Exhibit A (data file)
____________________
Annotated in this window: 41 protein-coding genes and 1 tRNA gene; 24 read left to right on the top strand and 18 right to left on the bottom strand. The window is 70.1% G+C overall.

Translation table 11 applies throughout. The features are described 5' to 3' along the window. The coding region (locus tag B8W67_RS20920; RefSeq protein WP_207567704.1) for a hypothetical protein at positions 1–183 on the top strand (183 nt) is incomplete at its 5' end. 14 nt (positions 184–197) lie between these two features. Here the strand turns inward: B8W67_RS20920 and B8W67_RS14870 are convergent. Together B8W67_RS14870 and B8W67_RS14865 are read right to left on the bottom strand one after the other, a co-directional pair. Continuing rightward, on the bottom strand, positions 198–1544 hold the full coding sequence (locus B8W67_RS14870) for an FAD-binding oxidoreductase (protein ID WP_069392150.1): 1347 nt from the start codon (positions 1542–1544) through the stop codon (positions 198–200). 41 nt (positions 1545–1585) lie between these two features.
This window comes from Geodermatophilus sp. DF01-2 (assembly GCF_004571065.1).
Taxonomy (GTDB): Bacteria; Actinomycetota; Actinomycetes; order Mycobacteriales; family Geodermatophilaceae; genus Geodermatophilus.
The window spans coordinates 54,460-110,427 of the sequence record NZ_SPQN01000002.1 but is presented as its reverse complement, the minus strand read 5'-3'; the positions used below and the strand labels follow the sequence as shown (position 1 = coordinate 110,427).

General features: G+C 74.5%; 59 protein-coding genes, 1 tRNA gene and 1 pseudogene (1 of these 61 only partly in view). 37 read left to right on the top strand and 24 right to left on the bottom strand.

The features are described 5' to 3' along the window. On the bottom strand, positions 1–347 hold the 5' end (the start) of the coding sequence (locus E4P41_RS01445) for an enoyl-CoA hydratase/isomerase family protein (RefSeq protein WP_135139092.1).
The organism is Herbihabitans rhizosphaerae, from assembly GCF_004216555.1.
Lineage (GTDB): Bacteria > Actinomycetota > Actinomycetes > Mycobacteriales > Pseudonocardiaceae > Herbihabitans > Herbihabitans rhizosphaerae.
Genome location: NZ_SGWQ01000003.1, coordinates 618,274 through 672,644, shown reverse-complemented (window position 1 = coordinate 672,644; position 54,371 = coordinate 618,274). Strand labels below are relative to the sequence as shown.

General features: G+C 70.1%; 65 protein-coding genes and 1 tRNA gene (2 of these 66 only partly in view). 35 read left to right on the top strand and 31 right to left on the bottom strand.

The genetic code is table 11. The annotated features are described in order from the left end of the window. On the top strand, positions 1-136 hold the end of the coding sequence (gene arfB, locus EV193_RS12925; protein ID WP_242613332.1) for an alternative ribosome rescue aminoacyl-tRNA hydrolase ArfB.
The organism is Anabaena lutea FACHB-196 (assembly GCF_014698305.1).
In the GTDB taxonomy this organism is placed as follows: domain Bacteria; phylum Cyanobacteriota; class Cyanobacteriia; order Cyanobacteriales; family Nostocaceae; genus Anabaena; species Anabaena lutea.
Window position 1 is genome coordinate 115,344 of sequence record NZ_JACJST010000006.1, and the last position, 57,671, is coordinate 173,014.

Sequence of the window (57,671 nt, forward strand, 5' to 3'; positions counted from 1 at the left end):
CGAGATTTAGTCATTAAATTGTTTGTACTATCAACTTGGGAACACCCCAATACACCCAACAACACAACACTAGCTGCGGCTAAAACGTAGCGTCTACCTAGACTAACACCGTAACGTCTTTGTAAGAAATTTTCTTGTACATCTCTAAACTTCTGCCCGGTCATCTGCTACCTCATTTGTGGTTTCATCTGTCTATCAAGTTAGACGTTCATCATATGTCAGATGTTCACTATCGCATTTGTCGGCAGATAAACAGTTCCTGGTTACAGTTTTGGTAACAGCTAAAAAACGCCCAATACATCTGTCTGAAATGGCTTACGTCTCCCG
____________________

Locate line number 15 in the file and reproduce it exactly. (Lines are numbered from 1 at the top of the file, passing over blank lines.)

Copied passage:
Window position 1 is genome coordinate 115,344 of sequence record NZ_JACJST010000006.1, and the last position, 57,671, is coordinate 173,014.